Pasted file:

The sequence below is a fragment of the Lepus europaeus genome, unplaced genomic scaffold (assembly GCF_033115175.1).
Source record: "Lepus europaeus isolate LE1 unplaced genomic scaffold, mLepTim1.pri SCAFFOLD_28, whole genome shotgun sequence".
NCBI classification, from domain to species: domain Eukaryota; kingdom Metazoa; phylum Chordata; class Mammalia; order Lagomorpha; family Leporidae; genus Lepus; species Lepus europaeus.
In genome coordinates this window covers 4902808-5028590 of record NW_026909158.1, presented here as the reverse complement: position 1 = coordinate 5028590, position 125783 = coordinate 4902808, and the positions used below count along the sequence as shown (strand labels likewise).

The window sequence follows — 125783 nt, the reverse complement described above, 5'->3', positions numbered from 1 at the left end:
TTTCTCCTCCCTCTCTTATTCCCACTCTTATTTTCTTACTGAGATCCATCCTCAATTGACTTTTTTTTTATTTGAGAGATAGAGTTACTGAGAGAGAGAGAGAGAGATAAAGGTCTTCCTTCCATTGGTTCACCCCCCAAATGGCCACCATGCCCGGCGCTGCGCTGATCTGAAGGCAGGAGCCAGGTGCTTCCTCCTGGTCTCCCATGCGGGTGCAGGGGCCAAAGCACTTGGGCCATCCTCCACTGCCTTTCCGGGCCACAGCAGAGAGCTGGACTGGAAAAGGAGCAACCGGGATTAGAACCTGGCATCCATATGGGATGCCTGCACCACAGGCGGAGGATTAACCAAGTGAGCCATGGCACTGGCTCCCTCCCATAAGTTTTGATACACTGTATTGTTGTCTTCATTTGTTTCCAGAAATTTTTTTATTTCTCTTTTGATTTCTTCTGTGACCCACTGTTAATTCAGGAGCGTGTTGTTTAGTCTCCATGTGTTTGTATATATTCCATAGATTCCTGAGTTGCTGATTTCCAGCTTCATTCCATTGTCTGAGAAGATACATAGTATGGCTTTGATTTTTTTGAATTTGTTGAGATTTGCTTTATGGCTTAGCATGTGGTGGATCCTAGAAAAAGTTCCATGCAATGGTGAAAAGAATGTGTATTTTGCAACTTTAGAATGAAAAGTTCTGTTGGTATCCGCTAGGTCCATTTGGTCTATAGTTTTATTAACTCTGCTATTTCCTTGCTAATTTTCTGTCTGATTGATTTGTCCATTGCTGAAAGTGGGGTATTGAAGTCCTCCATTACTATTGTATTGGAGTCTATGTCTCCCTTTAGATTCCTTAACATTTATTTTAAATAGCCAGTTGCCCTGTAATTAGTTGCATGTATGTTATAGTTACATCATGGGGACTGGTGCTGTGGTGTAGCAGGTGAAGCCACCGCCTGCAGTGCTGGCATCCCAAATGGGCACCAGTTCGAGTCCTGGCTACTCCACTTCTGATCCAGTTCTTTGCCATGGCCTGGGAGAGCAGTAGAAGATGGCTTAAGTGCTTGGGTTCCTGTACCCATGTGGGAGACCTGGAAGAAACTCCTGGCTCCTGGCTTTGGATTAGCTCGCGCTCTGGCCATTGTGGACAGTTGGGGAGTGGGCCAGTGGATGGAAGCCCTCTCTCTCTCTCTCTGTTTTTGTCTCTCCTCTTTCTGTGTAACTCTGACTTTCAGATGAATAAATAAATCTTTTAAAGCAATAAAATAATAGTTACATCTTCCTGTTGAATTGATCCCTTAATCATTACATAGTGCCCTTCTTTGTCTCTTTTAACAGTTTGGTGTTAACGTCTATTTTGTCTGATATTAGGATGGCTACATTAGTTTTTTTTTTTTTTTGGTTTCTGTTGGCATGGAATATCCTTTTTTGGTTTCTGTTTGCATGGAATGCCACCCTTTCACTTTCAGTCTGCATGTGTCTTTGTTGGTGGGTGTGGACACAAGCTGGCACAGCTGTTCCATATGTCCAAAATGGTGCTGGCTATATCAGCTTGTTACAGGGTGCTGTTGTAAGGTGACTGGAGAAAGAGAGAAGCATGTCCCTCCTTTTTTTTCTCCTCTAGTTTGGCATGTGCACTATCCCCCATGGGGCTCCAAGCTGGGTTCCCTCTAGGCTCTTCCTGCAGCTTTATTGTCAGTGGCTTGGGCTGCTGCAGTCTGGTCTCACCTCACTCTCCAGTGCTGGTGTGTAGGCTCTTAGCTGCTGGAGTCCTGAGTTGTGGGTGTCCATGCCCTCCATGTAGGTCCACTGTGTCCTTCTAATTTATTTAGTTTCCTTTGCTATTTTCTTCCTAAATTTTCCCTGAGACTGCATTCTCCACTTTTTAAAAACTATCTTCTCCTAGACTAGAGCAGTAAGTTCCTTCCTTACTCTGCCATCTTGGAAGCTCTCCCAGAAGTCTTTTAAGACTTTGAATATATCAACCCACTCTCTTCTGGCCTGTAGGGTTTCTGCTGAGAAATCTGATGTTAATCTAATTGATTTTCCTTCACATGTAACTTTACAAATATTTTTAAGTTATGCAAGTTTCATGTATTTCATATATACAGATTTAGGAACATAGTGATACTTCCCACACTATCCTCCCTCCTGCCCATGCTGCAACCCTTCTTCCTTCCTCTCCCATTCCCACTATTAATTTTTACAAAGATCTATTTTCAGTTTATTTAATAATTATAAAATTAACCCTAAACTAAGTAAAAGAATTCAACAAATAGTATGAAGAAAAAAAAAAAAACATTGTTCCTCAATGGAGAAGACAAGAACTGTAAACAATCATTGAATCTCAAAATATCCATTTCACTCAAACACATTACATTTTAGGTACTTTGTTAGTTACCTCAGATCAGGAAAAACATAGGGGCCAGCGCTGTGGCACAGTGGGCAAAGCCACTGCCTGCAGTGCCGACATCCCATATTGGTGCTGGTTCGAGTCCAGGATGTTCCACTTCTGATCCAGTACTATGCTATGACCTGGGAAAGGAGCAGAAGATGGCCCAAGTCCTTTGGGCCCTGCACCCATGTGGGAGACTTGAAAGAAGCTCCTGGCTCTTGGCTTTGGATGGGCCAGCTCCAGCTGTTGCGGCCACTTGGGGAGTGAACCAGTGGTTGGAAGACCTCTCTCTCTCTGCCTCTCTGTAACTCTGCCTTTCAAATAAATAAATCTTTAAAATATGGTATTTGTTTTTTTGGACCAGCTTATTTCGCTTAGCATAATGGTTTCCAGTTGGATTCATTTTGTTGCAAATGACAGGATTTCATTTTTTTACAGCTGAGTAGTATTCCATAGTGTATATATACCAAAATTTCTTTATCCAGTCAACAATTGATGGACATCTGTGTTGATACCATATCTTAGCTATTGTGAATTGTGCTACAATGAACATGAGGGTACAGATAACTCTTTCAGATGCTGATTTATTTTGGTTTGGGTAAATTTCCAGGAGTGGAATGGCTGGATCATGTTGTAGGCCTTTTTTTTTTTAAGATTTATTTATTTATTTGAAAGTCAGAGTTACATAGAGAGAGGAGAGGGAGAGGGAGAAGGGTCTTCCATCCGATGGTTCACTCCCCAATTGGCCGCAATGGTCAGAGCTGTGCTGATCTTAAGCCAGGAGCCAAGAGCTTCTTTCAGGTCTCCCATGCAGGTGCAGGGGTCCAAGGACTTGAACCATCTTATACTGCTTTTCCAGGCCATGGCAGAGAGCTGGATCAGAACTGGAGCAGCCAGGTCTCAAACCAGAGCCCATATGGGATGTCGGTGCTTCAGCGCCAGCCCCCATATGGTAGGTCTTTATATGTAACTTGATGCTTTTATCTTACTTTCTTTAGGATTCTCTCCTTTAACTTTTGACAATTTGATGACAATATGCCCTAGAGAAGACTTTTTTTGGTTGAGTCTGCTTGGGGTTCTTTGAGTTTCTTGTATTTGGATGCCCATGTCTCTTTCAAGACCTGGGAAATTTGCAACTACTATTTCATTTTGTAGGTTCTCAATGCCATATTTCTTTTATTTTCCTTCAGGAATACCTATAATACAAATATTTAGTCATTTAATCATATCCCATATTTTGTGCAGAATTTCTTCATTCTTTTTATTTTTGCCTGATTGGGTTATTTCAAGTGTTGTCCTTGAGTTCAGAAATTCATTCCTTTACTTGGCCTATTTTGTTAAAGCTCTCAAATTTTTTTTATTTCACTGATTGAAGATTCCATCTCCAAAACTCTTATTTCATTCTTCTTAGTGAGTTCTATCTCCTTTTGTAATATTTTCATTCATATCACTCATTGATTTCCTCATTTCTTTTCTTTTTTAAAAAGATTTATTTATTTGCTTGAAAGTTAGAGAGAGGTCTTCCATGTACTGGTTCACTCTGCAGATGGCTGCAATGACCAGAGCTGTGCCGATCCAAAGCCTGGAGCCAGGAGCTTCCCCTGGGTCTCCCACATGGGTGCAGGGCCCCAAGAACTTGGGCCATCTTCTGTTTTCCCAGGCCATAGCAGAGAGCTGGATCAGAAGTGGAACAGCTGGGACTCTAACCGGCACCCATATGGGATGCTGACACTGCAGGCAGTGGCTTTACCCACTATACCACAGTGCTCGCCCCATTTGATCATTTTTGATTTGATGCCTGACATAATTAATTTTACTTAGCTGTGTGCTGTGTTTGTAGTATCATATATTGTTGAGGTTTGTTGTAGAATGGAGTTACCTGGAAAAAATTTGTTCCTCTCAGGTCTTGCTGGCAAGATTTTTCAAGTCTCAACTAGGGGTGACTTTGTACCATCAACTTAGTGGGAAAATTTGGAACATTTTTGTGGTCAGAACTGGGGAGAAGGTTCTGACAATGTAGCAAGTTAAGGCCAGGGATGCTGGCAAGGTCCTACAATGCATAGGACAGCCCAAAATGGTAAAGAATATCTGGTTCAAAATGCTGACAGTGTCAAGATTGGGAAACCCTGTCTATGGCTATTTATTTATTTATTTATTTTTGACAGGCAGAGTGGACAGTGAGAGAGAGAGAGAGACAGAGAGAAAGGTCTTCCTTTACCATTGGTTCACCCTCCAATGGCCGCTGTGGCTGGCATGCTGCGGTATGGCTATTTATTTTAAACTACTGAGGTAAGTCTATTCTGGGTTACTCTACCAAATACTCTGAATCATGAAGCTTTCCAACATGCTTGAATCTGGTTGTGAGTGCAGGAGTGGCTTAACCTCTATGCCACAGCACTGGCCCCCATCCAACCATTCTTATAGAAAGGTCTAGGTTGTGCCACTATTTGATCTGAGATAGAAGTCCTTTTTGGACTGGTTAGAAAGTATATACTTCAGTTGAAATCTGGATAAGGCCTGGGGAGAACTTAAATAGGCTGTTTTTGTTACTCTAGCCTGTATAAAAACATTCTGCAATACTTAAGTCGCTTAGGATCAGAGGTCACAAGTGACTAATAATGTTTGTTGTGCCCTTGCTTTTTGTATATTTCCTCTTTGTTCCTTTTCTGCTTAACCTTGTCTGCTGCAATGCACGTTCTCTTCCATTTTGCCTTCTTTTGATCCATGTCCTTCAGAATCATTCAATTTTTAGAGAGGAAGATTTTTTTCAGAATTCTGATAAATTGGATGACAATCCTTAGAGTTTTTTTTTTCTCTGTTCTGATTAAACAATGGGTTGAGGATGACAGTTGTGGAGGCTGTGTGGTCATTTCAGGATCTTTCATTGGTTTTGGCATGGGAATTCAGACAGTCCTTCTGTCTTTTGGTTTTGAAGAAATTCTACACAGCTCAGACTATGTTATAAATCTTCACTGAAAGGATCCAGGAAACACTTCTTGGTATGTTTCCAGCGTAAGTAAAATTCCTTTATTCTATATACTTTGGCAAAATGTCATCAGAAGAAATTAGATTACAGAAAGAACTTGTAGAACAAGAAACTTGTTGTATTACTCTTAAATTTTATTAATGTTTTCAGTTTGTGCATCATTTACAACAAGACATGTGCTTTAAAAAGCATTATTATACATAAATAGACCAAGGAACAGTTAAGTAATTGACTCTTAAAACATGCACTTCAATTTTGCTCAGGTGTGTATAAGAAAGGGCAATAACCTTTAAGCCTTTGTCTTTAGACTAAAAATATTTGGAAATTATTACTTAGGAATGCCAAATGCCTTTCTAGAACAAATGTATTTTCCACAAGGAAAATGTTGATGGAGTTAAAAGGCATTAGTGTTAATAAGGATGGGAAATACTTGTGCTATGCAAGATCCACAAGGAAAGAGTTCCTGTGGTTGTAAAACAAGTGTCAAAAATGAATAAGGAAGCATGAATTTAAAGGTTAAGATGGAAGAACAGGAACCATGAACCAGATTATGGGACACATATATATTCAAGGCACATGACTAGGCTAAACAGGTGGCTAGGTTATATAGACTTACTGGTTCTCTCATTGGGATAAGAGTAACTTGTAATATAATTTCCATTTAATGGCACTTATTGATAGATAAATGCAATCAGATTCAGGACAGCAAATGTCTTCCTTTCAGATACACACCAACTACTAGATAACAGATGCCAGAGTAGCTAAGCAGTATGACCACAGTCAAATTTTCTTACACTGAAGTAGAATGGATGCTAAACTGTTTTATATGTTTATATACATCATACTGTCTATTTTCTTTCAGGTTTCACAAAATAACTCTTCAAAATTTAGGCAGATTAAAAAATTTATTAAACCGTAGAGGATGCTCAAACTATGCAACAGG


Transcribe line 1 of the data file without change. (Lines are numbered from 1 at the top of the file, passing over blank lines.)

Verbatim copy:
The sequence below is a fragment of the Lepus europaeus genome, unplaced genomic scaffold (assembly GCF_033115175.1).